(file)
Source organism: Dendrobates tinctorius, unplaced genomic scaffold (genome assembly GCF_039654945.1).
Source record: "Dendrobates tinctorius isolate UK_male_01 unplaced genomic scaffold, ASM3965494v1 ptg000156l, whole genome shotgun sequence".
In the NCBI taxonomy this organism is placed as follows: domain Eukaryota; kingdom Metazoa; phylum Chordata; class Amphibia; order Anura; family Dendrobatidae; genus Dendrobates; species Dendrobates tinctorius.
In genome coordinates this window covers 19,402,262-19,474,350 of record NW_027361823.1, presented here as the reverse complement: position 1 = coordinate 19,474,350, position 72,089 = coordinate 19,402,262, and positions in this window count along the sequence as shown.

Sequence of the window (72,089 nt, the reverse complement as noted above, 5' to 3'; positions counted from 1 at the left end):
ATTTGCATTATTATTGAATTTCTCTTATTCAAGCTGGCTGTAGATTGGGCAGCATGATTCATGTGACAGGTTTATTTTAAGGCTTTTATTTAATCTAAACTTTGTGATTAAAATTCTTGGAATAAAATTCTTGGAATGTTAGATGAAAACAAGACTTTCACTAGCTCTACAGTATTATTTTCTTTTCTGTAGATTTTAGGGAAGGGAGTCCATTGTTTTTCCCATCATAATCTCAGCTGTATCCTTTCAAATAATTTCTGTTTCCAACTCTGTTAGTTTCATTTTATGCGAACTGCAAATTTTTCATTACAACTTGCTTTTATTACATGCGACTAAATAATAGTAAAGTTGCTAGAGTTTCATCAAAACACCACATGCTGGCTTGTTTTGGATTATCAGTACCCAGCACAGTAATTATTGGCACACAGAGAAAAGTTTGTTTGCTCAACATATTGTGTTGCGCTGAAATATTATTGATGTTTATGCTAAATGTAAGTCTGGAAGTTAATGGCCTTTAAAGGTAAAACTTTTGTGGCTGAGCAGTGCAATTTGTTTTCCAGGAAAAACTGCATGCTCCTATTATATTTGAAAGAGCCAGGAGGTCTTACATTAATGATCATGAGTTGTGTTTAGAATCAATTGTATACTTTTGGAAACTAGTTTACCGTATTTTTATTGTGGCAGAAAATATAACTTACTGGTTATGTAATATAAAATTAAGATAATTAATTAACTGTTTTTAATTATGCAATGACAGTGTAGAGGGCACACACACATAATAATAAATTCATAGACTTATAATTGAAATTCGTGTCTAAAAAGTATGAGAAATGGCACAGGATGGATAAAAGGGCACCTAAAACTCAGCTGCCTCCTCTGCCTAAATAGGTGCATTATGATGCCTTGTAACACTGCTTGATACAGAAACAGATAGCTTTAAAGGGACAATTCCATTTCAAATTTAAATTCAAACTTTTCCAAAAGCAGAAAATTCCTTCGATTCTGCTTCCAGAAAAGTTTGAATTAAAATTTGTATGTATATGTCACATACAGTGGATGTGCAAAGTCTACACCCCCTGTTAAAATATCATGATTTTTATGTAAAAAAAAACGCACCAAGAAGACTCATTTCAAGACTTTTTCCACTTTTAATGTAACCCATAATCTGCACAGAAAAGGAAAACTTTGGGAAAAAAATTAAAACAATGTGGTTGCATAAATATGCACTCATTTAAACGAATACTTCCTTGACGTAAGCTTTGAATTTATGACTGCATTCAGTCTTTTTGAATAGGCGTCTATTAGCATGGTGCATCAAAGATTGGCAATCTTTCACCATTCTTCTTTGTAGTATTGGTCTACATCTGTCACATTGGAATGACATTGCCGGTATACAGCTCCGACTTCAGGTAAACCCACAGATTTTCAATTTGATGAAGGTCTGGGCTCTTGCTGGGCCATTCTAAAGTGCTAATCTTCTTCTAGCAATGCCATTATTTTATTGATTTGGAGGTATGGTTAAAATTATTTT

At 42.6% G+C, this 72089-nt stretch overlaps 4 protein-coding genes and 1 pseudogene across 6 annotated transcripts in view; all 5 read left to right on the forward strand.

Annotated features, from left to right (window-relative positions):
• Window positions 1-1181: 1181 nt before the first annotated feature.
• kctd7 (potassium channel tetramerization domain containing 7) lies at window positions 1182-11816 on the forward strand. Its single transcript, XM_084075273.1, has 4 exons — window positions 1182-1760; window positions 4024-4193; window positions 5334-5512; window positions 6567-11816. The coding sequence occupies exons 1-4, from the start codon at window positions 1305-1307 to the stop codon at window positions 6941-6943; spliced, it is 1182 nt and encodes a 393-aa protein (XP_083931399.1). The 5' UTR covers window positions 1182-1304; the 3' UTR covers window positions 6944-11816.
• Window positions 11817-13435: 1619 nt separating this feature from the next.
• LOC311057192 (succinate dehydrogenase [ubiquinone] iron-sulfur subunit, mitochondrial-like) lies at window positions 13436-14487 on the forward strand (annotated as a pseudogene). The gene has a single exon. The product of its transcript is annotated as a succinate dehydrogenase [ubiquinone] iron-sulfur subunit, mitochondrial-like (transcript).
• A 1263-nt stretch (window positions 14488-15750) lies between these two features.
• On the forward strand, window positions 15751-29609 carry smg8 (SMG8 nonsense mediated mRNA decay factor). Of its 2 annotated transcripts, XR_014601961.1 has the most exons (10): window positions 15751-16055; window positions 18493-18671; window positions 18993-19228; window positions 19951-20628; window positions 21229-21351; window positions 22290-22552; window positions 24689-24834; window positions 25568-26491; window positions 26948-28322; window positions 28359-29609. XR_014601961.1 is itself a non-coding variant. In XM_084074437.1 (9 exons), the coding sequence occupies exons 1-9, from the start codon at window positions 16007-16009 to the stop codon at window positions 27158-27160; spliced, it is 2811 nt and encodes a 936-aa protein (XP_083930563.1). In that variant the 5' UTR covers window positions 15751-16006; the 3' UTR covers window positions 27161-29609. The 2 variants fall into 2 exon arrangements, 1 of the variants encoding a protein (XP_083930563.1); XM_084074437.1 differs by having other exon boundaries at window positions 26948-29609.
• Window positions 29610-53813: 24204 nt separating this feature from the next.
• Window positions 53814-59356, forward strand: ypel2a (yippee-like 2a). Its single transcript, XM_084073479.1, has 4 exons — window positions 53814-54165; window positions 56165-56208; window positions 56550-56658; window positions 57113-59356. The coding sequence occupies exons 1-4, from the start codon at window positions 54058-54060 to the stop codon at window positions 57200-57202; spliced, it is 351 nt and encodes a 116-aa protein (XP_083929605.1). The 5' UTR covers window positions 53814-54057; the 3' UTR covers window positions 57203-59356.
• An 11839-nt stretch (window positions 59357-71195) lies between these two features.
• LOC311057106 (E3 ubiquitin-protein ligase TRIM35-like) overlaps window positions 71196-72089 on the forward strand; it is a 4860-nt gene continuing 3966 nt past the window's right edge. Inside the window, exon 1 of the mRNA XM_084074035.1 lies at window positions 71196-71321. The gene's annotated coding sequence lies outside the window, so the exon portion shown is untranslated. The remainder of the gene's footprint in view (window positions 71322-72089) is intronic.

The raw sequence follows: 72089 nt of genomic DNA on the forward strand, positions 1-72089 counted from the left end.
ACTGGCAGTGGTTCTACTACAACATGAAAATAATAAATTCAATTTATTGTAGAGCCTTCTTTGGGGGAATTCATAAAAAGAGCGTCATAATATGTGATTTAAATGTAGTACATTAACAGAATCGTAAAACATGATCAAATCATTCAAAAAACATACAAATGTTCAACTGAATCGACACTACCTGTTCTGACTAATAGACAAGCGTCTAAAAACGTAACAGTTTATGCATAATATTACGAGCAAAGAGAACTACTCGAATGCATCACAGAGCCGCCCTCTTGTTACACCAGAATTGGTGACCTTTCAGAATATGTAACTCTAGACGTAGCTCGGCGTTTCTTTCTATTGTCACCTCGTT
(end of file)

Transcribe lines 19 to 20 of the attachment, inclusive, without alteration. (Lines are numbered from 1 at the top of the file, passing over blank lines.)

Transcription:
The raw sequence follows: 72089 nt of genomic DNA on the forward strand, positions 1-72089 counted from the left end.
ACTGGCAGTGGTTCTACTACAACATGAAAATAATAAATTCAATTTATTGTAGAGCCTTCTTTGGGGGAATTCATAAAAAGAGCGTCATAATATGTGATTTAAATGTAGTACATTAACAGAATCGTAAAACATGATCAAATCATTCAAAAAACATACAAATGTTCAACTGAATCGACACTACCTGTTCTGACTAATAGACAAGCGTCTAAAAACGTAACAGTTTATGCATAATATTACGAGCAAAGAGAACTACTCGAATGCATCACAGAGCCGCCCTCTTGTTACACCAGAATTGGTGACCTTTCAGAATATGTAACTCTAGACGTAGCTCGGCGTTTCTTTCTATTGTCACCTCGTT